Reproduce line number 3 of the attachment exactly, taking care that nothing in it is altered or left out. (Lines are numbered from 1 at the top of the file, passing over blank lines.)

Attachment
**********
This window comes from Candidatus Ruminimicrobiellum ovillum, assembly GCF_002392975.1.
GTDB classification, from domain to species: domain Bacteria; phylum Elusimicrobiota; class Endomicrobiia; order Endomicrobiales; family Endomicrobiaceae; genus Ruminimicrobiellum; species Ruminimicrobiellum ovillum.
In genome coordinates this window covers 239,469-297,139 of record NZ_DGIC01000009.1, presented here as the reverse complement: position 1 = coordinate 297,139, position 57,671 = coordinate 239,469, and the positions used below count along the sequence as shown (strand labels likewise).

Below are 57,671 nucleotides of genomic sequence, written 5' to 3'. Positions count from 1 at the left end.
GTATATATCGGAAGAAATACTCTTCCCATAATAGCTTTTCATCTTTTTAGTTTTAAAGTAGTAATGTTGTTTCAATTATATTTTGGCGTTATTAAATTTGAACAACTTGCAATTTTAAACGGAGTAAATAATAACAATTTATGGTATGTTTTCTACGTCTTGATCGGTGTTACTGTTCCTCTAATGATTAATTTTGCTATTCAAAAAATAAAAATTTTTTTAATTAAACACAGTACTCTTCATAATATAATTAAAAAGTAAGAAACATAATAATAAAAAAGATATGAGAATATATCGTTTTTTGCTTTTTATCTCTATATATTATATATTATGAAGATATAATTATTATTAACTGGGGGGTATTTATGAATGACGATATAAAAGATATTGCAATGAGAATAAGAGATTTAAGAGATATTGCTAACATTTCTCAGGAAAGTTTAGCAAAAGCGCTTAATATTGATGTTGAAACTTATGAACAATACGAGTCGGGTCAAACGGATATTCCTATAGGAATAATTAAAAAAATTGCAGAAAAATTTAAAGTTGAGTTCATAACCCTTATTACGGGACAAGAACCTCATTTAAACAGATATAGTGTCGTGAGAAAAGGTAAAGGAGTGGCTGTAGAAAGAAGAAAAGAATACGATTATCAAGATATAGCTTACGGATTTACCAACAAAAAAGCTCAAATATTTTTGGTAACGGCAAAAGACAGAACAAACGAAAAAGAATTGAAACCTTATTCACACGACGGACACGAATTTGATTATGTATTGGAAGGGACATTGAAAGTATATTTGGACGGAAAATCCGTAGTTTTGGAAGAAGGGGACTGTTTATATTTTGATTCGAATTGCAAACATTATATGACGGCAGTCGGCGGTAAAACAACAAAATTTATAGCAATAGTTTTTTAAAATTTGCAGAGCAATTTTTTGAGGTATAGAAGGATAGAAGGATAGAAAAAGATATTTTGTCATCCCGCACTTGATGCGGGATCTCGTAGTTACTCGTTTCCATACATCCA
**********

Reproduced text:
In genome coordinates this window covers 239,469-297,139 of record NZ_DGIC01000009.1, presented here as the reverse complement: position 1 = coordinate 297,139, position 57,671 = coordinate 239,469, and the positions used below count along the sequence as shown (strand labels likewise).